As writers, we can ache for our beleaguered characters. We can grieve for them, worry over them, cry because of them, but we shouldn’t leave readers asking any of the above questions. It’s possible to finish stories plausibly and conclusively, tying up the loose ends and resolving the main plotline, without sacrificing one droplet of emotional potential.

The Organized Climax:
O.R.G.A.N.I.Z.E.D.

When one’s artistic soul is pulsating in the raw throes of creation, “organized” is an unpleasant, off-putting word. There’s no glamour to the term organized. It possesses no zing, no zip, no bling, and certainly no appeal. It’s mundane and boring–positively nauseatingly dull. It carries the connotations of hard work, discipline, labor, planning, and drudgery. Rest assured, there is no fun to be had from organized anything.

Or so says the imagination.

Yet the imagination is a lazy trickster that is not always truthful.

Bringing your story to a dramatically satisfying, exciting, intense, enthralling, cathartic conclusion takes planning, thought, and hard work. It should never be drudgery, but it’s seldom easy. If we writers do our jobs well, our stories take readers through the agony of near defeat and the relief of a logical, but unexpected reversal. Loose ends are tied up. The questions are answered. Characters get what they deserve–either good or bad. The story is finished. Readers aren’t left hanging. They’re satisfied because the story has taken them on an emotional journey and delivered the full, entertaining experience it promised.

When you sit down to write your next story, know where you want it to end before you write the beginning. Don’t lurch, leap, and contrive your way there. Think the plot events through so that your protagonist takes logical steps from start to finish. Or if your protagonist’s emotions carry her away from the story goal in pursuit of some tangent, take the time to delete that version and put her back on the path you intend her to follow.

Remember, it’s always the writer’s responsibility to wrap up a story dramatically to the reader’s satisfaction.

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Sparkle with a Rousing Good Finish

The ending of a story makes reading it worthwhile.

Ideally, you want the story to sparkle from start to finish, to offer a total entertainment package.

Writers can’t always deliver such perfection, however, especially when working on a long plot such as a novel. Sometimes, the book sags a bit or the storyline gets vague and has holes here and there. Writers are humans. They make mistakes or they forget details or they become so wound up in characters, viewpoints, and motivations that they simply don’t see that Chapter 11 is illogical.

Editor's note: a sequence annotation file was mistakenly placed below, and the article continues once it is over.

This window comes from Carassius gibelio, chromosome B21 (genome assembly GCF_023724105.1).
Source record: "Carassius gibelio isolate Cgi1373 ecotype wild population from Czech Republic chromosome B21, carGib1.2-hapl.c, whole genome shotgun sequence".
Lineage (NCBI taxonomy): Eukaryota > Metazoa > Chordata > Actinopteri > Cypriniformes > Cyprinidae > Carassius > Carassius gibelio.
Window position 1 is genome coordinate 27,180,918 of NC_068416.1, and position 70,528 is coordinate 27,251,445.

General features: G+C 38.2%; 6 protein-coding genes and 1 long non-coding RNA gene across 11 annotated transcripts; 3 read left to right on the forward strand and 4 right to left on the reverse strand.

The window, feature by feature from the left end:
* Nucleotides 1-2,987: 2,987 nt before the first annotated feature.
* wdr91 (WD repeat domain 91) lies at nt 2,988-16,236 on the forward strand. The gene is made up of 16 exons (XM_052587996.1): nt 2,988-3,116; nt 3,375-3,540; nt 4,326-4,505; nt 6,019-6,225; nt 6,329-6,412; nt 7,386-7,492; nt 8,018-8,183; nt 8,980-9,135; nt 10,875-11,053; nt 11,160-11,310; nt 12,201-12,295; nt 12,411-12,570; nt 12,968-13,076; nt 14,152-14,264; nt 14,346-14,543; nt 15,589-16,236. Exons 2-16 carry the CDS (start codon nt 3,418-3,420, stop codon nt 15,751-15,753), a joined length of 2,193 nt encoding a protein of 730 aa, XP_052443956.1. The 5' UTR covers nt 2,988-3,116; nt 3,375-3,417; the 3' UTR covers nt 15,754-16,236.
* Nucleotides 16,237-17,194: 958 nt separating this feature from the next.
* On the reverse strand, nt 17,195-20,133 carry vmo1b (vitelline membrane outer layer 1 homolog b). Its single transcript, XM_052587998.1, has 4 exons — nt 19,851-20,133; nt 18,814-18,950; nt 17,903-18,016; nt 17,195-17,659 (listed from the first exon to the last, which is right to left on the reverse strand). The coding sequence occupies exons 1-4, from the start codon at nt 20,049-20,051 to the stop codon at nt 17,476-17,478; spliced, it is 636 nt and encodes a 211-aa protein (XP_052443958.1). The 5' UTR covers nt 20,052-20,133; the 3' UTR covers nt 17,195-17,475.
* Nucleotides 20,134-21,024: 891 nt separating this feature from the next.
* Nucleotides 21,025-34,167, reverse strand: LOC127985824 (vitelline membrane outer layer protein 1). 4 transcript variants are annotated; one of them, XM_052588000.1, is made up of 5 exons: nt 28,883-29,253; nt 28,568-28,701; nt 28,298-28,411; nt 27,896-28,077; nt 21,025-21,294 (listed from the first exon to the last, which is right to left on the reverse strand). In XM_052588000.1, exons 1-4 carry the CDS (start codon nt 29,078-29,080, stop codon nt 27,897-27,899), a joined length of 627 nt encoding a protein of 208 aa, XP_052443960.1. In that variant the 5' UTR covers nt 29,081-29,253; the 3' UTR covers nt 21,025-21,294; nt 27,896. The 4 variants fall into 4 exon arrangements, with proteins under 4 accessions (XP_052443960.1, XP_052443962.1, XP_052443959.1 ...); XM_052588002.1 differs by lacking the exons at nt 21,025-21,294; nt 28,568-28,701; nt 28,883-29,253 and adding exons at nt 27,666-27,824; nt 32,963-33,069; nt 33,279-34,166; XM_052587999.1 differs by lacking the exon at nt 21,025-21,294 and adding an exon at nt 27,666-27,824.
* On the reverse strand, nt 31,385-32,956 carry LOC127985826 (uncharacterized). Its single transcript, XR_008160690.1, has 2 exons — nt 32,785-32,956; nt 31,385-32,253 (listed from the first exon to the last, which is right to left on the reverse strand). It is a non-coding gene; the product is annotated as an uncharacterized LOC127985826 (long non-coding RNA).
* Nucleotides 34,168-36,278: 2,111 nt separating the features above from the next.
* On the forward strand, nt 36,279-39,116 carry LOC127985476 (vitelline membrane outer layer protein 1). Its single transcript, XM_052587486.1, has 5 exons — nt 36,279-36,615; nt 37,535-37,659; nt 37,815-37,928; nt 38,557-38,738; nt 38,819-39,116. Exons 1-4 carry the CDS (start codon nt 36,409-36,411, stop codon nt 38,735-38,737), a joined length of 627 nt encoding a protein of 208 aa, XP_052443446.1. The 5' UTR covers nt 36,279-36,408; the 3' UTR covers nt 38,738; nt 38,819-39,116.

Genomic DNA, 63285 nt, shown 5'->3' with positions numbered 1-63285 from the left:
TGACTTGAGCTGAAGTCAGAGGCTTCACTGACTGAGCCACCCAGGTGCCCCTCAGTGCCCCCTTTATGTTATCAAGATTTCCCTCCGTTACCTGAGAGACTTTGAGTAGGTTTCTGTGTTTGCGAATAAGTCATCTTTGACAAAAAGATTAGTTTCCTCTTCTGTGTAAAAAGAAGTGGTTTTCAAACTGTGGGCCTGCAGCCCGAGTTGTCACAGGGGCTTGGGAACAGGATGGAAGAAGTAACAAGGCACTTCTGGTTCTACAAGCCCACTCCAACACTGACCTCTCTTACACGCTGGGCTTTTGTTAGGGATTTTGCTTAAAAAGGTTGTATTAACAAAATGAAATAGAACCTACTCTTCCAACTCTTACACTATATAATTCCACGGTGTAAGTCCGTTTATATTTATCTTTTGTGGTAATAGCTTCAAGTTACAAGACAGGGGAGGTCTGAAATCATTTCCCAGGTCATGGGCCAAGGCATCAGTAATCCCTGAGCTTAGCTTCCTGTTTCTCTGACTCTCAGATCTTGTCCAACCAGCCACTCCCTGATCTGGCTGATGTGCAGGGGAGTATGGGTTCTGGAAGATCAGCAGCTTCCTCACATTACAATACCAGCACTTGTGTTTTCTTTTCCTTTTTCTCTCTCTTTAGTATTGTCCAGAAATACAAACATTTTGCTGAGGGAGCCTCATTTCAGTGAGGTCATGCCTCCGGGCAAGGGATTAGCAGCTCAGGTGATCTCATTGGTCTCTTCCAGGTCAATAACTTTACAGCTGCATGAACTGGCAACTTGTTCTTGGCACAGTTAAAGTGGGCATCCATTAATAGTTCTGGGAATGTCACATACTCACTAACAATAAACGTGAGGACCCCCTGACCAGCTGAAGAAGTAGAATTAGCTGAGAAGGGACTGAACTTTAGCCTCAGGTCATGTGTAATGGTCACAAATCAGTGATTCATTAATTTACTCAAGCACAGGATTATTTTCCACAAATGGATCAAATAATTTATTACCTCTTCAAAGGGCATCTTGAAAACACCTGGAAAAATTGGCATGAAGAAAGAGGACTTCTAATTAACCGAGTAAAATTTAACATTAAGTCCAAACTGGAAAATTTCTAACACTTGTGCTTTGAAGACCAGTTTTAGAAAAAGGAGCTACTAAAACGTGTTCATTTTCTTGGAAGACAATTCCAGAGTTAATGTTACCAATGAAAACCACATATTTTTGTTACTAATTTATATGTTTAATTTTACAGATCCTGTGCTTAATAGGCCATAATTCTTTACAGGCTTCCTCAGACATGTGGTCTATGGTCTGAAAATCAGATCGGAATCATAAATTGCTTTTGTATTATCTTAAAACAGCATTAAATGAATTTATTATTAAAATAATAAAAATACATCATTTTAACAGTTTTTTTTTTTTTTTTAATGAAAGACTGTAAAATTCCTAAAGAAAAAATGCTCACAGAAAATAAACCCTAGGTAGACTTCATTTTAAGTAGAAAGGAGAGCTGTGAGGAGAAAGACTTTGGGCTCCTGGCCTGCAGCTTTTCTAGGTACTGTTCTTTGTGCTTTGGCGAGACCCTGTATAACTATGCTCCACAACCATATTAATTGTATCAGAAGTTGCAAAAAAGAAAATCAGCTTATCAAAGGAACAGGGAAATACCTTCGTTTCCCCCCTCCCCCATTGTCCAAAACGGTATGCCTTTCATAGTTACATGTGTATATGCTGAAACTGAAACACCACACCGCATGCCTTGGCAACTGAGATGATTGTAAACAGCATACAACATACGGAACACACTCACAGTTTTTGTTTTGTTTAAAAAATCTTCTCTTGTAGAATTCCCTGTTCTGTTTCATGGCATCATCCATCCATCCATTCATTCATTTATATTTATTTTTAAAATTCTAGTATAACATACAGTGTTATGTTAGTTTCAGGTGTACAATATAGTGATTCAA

My point is not to excuse such errors, but to acknowledge that they can happen despite the writer’s and editor’s combined best efforts.

I recommend that if your story’s going to wobble a bit, let it happen in the first half but never, never, never in the second.

If you can only achieve sparkle in one place, make it the finale. Because do you really want to open your story with a stunning hook and end it with a lame whimper?

I think not.

Granted, several of you are already thinking, but if the beginning of the story is lame, who will want to read it?

Agreed. A very good point.

My reply is this: if the story is lame at its conclusion, who will bother to read your next one?

So we always strive to achieve consistent sparkle in order to entice new readers, to keep them happy throughout, and to make them close the story with a smile or a sigh of satisfaction.

It’s common for a writer to tire in the final section of a book manuscript. You get so weary that you’re slogging from one chapter to the next. You just want it to end. Your stamina is exhausted. Your brain is on fire. Your eyeballs feel strained from hours and days and weeks of peering into a computer screen. And so, from sheer fatigue, you let the story climax slide. You tell yourself it’s okay, that it’s only a small lessening of standards, that the reader won’t notice if the ending comes a bit too easily or is contrived just a little so that everything can be tied up.

And I tell you that it’s not okay. Never lie to yourself as an artist.

Never let the ending be less than it should be. It is, after all, the culmination of the story. If you’ve entranced a reader into stepping into your story world and skipping along the yellow brick road and worrying about your characters, then you owe the reader a good finish.

That’s part of your job.

The climax of a story has a structure that writers have developed, honed, and refined across the centuries to deliver a catharsis of anticipation, confrontation, devastation, and elation.

But last of all and best of all, you should deliver poetic justice to each of your principal characters.

Poetic justice is simply whatever the character deserves, good or bad, based on what that individual has done in the story.

Poetic justice is about what’s fair and what ought to be. It isn’t connected to social or legal justice. Instead, it’s what we want as five-year-olds when our mean cousin Ginny has pinched us until we lose our temper and hit back—just as Granny comes to the window and sees the blow we struck … but not what provoked it.

And we take the punishment while our evil cousin gloats. We learn then, as we cry in rage and frustration, that life is not fair.